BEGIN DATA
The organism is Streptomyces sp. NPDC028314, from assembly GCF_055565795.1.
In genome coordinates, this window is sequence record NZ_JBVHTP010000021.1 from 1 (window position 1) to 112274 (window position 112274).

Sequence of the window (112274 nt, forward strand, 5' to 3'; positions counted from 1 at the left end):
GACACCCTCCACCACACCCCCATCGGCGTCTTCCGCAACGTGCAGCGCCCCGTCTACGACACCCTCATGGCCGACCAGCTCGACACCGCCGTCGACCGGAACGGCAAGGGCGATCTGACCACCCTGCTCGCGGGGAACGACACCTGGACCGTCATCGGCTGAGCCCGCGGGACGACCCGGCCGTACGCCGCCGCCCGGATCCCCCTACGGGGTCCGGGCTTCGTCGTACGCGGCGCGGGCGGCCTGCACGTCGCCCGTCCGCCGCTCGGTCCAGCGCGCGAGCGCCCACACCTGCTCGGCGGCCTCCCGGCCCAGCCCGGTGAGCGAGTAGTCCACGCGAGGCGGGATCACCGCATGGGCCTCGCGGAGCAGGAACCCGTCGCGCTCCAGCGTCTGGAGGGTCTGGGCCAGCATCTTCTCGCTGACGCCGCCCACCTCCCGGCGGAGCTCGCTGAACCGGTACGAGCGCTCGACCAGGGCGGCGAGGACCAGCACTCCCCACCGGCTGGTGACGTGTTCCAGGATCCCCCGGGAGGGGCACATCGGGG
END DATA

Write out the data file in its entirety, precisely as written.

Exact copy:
The organism is Streptomyces sp. NPDC028314, from assembly GCF_055565795.1.
In genome coordinates, this window is sequence record NZ_JBVHTP010000021.1 from 1 (window position 1) to 112274 (window position 112274).

Sequence of the window (112274 nt, forward strand, 5' to 3'; positions counted from 1 at the left end):
GACACCCTCCACCACACCCCCATCGGCGTCTTCCGCAACGTGCAGCGCCCCGTCTACGACACCCTCATGGCCGACCAGCTCGACACCGCCGTCGACCGGAACGGCAAGGGCGATCTGACCACCCTGCTCGCGGGGAACGACACCTGGACCGTCATCGGCTGAGCCCGCGGGACGACCCGGCCGTACGCCGCCGCCCGGATCCCCCTACGGGGTCCGGGCTTCGTCGTACGCGGCGCGGGCGGCCTGCACGTCGCCCGTCCGCCGCTCGGTCCAGCGCGCGAGCGCCCACACCTGCTCGGCGGCCTCCCGGCCCAGCCCGGTGAGCGAGTAGTCCACGCGAGGCGGGATCACCGCATGGGCCTCGCGGAGCAGGAACCCGTCGCGCTCCAGCGTCTGGAGGGTCTGGGCCAGCATCTTCTCGCTGACGCCGCCCACCTCCCGGCGGAGCTCGCTGAACCGGTACGAGCGCTCGACCAGGGCGGCGAGGACCAGCACTCCCCACCGGCTGGTGACGTGTTCCAGGATCCCCCGGGAGGGGCACATCGGGG